The Zionist Camp filed a motion decrying “a government that creates rifts in Israeli society for the sake of its own survival, pays off certain sectors of society at the expense of the general populace, and harms the principles of democracy and the chances of peace.” The Arabs accused the government of being “a failure in the diplomatic, social, and economic realms.” Yesh Atid attributed its motion to “the government’s negligence in economic, security, diplomatic, and social matters,” and Meretz claimed that the government had “lost its way in the areas of diplomacy, social issues, economics, and civic affairs.” These are vaguely worded accusations that can always be made timely.

In addition to these motions, Herzl Day will be marked immediately after the summer session begins.

May we soon celebrate the final geulah

 

A Fitting Response to Yair Lapid

Shortly before Pesach, Yair Lapid was in the Knesset, engaging in one of his vitriolic attacks against the chareidi community. Adopting his father’s style, Lapid began assailing the country’s bnei yeshivos: “Let me tell you where they would be without the IDF. They would be dead. Dead! Without the army, we couldn’t sustain the State of Israel. I don’t remember the Torah stating that it is permissible to send other people to be killed in your place. And I don’t remember the Torah stating that it is permissible to shirk your responsibilities. But that’s what this law is – a bill to accept dodging all responsibility, even the responsibility to Magen David Adom or to aid the disabled and the elderly within the community. That is also part of the law.”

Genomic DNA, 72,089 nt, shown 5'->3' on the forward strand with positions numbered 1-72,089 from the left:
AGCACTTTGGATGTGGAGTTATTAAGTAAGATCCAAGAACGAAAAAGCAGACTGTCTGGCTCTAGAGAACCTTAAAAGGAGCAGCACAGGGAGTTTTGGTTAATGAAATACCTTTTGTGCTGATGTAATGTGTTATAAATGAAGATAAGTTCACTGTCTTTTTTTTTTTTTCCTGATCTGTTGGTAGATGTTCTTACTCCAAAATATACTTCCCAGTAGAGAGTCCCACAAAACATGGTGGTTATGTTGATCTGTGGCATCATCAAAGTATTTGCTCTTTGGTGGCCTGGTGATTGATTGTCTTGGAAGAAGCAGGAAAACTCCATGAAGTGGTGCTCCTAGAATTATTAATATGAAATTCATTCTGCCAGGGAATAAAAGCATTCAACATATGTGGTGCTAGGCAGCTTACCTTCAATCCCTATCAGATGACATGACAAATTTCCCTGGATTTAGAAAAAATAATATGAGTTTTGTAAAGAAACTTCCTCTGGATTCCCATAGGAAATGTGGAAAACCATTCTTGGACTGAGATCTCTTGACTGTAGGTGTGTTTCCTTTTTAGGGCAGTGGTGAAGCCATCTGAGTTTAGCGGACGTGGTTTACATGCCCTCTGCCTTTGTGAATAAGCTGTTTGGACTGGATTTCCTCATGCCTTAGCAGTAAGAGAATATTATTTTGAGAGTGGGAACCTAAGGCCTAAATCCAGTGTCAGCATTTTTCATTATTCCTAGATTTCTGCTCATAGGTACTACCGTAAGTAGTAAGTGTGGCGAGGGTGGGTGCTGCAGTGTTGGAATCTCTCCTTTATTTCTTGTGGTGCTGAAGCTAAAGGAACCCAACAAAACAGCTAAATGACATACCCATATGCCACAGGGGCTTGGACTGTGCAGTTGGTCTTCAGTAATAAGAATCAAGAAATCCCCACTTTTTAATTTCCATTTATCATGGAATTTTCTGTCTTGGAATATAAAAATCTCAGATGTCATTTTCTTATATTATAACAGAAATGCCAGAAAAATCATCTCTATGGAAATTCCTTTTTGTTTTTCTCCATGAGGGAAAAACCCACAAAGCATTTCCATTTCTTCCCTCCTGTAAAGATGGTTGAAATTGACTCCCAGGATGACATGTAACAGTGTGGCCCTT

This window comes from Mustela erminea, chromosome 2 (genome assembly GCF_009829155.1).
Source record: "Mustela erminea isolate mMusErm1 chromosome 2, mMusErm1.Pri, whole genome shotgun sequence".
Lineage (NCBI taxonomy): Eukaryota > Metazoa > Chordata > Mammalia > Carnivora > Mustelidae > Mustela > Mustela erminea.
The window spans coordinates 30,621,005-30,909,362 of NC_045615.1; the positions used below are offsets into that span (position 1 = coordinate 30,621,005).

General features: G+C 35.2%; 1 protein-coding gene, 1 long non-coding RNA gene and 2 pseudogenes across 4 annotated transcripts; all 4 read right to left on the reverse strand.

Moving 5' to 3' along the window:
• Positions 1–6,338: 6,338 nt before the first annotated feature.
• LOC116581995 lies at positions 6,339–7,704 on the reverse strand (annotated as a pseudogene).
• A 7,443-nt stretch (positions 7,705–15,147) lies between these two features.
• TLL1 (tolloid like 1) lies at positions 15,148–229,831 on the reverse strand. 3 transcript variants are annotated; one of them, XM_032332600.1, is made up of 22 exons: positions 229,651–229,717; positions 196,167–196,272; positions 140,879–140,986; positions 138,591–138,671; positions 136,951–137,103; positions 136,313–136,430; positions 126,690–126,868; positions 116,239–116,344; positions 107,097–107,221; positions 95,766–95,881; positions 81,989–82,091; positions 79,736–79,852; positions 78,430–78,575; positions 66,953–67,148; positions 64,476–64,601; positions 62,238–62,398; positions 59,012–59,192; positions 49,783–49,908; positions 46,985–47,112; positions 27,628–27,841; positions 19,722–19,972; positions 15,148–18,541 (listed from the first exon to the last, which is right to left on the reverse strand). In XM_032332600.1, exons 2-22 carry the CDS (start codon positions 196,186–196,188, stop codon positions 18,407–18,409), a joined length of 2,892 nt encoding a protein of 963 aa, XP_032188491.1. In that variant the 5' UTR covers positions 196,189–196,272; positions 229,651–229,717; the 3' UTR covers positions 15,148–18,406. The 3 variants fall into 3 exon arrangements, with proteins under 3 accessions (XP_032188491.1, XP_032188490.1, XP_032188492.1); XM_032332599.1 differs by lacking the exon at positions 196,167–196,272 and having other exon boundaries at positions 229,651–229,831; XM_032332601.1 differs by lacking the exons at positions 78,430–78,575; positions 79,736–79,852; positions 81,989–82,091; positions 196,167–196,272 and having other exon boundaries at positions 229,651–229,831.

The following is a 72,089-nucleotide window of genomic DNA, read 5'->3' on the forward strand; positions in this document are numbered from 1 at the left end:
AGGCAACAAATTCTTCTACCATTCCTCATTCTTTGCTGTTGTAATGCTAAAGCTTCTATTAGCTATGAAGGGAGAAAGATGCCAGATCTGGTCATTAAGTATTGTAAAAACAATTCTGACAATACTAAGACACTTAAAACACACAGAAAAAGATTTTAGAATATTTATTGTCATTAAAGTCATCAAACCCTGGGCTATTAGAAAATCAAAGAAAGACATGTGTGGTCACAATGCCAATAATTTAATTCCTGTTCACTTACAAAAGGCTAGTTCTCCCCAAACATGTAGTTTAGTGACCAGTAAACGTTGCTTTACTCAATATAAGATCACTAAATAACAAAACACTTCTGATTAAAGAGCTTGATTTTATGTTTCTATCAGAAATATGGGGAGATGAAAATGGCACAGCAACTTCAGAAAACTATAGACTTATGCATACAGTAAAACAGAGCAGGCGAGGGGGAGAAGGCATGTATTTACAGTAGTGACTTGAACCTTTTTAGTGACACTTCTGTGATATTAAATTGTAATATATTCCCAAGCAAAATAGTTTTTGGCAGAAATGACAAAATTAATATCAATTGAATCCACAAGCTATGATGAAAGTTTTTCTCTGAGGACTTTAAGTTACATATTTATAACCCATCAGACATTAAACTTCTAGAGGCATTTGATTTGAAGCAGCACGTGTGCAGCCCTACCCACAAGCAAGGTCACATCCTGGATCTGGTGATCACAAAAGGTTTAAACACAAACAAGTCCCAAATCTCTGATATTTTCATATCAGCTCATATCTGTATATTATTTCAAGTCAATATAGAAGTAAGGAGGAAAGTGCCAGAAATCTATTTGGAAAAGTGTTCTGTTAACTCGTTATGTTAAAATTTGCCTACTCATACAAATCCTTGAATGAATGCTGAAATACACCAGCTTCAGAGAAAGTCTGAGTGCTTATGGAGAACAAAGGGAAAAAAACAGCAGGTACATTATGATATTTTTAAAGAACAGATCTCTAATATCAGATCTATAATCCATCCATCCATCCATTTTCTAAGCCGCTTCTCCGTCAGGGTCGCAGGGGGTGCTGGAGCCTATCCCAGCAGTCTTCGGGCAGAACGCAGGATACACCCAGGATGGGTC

Mickey Zohar responded, “No one is closing down the army.”

“We all know that this is the attitude of the chareidim,” Lapid continued, “but what about the shameful capitulation of the Likud and Bayit Yehudi? Whom do you think you are fooling? You are cowards! You are sacrificing the IDF and its soldiers for the sake of your narrow political interests. Since when is learning Torah a contradiction to serving and protecting your homeland?”

To that, Mickey Zohar retorted pointedly: “Since when is it considered serving in the army to write for Bamachaneh?”